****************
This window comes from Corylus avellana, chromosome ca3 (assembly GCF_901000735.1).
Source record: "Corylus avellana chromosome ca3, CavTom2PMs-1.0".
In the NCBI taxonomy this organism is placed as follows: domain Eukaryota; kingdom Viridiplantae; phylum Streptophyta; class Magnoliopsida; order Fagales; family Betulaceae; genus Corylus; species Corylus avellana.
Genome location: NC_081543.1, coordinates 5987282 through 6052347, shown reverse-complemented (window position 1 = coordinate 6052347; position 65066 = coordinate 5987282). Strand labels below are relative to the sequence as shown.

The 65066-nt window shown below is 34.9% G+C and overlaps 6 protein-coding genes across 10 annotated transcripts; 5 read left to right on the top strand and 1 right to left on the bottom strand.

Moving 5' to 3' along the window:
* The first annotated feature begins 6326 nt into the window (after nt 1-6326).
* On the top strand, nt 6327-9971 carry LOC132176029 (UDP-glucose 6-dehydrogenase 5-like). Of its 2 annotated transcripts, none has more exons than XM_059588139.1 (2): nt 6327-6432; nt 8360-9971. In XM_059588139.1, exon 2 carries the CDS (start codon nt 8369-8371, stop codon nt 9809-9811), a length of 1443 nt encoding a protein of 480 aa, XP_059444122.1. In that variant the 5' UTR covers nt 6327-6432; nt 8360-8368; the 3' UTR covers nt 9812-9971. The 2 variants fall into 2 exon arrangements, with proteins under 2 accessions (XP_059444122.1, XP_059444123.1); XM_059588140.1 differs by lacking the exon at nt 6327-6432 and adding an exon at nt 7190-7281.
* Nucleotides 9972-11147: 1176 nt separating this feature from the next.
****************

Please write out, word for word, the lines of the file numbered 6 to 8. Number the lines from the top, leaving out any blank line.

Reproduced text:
Moving 5' to 3' along the window:
* The first annotated feature begins 6326 nt into the window (after nt 1-6326).
* On the top strand, nt 6327-9971 carry LOC132176029 (UDP-glucose 6-dehydrogenase 5-like). Of its 2 annotated transcripts, none has more exons than XM_059588139.1 (2): nt 6327-6432; nt 8360-9971. In XM_059588139.1, exon 2 carries the CDS (start codon nt 8369-8371, stop codon nt 9809-9811), a length of 1443 nt encoding a protein of 480 aa, XP_059444122.1. In that variant the 5' UTR covers nt 6327-6432; nt 8360-8368; the 3' UTR covers nt 9812-9971. The 2 variants fall into 2 exon arrangements, with proteins under 2 accessions (XP_059444122.1, XP_059444123.1); XM_059588140.1 differs by lacking the exon at nt 6327-6432 and adding an exon at nt 7190-7281.